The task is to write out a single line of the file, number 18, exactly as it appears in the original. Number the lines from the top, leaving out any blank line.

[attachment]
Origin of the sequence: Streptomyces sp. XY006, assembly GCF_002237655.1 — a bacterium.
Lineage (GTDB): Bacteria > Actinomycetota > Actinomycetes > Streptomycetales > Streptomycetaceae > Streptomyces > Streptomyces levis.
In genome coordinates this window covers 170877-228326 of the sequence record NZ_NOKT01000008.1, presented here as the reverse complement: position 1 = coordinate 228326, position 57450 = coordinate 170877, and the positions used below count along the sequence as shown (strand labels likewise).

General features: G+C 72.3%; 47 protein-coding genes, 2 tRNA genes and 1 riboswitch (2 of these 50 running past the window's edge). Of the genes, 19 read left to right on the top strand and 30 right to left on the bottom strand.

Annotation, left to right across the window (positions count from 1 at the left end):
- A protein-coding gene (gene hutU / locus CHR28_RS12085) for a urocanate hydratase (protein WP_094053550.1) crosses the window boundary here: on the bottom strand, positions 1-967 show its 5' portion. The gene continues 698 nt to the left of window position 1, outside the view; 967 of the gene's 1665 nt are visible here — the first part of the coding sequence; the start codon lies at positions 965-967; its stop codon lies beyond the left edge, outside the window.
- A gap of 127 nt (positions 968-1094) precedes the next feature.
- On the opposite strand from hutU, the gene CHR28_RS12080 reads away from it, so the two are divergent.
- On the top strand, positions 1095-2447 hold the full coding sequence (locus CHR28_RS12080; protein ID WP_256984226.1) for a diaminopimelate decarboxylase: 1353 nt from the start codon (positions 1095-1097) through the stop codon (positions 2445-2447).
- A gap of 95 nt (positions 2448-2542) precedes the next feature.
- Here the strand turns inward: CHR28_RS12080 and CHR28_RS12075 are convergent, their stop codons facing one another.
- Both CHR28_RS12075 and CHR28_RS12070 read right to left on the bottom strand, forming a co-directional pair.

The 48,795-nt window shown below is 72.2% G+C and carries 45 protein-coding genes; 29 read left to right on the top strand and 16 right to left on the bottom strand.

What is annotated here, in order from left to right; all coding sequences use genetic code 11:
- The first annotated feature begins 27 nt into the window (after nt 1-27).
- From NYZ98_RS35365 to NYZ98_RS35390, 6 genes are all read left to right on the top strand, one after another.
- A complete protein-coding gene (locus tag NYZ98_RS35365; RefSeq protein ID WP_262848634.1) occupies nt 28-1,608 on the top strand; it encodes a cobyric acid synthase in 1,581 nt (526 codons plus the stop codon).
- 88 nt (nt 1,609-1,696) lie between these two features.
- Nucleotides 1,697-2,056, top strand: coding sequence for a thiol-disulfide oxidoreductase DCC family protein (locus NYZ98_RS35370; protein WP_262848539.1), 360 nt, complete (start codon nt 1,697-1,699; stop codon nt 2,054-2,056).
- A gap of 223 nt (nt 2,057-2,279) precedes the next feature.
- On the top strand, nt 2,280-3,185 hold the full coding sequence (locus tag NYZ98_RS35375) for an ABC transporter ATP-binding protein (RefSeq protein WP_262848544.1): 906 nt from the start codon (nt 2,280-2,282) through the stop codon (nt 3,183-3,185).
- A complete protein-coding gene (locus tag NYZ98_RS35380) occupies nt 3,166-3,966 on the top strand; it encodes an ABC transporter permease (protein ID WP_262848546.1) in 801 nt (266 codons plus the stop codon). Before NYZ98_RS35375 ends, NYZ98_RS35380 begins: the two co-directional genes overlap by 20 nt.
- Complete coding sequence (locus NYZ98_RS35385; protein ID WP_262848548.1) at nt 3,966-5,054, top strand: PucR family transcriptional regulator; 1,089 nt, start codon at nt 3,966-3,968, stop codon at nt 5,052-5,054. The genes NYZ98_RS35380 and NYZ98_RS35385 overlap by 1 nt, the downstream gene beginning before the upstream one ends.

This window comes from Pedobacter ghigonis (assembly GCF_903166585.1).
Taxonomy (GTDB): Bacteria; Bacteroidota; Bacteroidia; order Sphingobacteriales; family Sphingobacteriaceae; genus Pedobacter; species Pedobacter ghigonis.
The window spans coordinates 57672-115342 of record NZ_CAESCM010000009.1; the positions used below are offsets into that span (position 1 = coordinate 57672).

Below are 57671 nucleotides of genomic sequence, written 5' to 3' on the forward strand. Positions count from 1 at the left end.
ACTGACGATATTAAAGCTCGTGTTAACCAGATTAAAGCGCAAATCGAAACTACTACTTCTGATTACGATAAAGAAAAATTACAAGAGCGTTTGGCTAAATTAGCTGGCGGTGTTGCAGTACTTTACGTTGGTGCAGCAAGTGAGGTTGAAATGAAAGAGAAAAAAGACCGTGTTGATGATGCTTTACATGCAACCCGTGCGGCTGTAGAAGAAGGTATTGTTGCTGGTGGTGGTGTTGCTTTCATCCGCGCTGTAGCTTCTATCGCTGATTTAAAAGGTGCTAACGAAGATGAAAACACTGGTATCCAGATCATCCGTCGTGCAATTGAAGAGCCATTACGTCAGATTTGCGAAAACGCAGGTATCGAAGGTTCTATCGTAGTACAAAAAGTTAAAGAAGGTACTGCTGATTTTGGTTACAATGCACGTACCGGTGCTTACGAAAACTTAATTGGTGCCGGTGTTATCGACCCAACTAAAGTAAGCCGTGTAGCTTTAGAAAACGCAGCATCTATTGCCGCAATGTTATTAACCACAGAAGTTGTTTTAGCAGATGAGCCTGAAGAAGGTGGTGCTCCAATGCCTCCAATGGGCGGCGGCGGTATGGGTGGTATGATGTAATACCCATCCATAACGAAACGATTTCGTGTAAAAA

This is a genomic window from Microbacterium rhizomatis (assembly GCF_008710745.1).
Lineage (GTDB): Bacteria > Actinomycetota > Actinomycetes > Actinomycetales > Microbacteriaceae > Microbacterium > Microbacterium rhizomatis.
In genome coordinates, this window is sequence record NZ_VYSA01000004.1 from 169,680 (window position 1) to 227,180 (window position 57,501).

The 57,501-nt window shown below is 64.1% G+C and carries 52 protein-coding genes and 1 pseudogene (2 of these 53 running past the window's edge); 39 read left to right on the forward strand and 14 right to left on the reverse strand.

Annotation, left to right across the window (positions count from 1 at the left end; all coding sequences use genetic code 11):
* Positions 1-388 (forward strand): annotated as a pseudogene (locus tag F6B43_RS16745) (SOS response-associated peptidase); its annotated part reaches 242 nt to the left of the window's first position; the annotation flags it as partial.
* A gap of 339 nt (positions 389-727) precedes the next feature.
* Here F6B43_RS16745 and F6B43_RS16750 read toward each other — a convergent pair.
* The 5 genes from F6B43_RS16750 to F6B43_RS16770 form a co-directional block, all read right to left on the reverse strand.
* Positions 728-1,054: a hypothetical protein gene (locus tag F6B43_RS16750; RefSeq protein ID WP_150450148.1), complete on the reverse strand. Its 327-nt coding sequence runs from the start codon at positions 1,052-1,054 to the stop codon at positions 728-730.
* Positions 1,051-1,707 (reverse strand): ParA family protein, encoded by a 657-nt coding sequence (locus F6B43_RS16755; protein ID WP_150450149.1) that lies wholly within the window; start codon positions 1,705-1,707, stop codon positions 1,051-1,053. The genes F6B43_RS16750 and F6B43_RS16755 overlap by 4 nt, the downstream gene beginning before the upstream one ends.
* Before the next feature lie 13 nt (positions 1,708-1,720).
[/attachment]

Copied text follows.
- 88 nt (nt 1,609-1,696) lie between these two features.